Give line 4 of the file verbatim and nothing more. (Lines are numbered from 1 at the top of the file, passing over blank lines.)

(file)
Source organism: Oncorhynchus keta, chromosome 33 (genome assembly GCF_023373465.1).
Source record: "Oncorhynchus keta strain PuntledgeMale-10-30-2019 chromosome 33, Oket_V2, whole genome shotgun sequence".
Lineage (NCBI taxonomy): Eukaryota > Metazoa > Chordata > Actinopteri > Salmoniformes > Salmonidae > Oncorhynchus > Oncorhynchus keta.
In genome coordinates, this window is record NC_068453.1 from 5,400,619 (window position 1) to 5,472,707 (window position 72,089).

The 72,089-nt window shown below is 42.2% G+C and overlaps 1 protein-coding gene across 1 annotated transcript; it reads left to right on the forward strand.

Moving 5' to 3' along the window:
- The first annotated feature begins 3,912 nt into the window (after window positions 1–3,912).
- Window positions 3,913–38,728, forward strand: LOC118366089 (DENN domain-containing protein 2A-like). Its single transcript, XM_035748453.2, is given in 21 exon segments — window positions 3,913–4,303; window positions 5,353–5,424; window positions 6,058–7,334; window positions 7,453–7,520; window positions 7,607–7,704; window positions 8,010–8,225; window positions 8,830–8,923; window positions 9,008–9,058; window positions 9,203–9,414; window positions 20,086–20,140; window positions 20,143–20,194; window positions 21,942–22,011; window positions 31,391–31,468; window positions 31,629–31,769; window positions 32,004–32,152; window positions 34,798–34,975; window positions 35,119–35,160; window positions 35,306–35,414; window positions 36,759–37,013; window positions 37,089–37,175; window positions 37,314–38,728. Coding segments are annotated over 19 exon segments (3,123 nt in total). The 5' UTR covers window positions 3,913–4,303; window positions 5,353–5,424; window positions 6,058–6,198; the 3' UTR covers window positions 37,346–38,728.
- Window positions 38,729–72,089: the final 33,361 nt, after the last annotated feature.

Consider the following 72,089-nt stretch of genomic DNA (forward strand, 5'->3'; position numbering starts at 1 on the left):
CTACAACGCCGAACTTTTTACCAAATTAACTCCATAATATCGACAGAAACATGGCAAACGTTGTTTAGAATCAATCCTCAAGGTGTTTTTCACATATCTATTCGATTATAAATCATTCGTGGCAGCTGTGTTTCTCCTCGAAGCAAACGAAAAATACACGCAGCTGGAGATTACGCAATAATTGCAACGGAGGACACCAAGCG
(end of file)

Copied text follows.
In genome coordinates, this window is record NC_068453.1 from 5,400,619 (window position 1) to 5,472,707 (window position 72,089).